Using a personal account for your business functions blurs the professionalism line. One is likely to use business cash for personal errands and vice versa, making balancing one’s accounting books a somewhat cumbersome affair. Having a separate business account will helpto keep track of client payments and cash out to suppliers and other company costs. It also helps you when tax seasons come about or when you have an emergency. Here is an in depth look at the importance of the same.
A primary reason you ought to have a corporate count is so that you’re able to separate your assets should anything happen to the company. If for any reason anything happens, having your salary on the same account as what runs your business can leave you bankrupt in a worst case scenario. That could happen in the instance where you’re in debt,or the business gets sued. When they are not the same, you’re able to protect both yourself and the company. Not doing so could potentially have a plaintiff come after your assets if your account happens to show that the limited liability company (LLC) did not have what constitutes a “corporate veil.”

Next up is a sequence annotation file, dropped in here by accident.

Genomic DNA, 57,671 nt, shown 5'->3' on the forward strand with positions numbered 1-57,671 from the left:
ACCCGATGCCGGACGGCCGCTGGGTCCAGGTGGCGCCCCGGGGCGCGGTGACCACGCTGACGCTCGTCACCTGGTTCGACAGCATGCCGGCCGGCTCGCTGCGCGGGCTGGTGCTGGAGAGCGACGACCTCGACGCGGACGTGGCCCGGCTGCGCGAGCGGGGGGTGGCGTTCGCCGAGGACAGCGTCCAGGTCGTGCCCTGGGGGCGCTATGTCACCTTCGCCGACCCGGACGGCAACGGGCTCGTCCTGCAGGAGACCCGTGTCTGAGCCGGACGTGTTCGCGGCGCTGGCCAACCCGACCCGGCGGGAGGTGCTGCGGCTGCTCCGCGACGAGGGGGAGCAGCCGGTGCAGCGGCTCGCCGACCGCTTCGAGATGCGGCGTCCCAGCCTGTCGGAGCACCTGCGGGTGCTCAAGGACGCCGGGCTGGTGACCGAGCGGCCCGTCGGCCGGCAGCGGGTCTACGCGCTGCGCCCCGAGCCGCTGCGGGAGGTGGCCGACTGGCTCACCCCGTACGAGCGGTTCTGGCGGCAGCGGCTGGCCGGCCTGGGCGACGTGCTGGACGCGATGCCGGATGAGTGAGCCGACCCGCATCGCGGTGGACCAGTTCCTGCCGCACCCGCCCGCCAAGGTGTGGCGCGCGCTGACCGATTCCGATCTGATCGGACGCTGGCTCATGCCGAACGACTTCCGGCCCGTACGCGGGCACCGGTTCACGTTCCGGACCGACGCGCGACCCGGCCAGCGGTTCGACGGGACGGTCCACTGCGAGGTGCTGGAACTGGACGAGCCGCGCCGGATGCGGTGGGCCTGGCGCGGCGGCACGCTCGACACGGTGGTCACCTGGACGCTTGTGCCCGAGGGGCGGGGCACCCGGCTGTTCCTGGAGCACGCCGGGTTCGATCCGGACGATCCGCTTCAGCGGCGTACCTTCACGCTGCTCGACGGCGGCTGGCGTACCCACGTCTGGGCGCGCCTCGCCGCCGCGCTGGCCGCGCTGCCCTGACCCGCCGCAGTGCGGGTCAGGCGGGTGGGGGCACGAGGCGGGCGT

When tax time comes round, it would be a headache trying to sort out personal drips and what business expenses you can write off. Imagine sieving through receipts from the grocery store or an expensive bill after installing the latest SOFFITS installation when renovating the outside of your house from corporate lunch meetings and air conditioner installations at the office. Sitting through this would likely take hours if not days to sort through. Having a separate account makes filling taxes more manageable,and you won’t miss out on deductions.
Having a business account makes you come across as professional when dealing with clients. They are likely to trust you more to do future business with you when they write a check to you. While that does not necessarily give you an upper hand, it does shift a client’s mindset where they view you as a business owner and not merely as a freelance writer. Working alone doesn’t require you to have your account necessarily, but it becomes useful should you scale up and auditors come round.
If you’re convinced that you need to make a move, the process is quite simple. You can use the same bank as your account or find one that is business friendly. It pays to take time to research what bank is best and if they offer special rates should you be in a professional group. Also, be sure to read the requirements and get what is required to make the process seamless.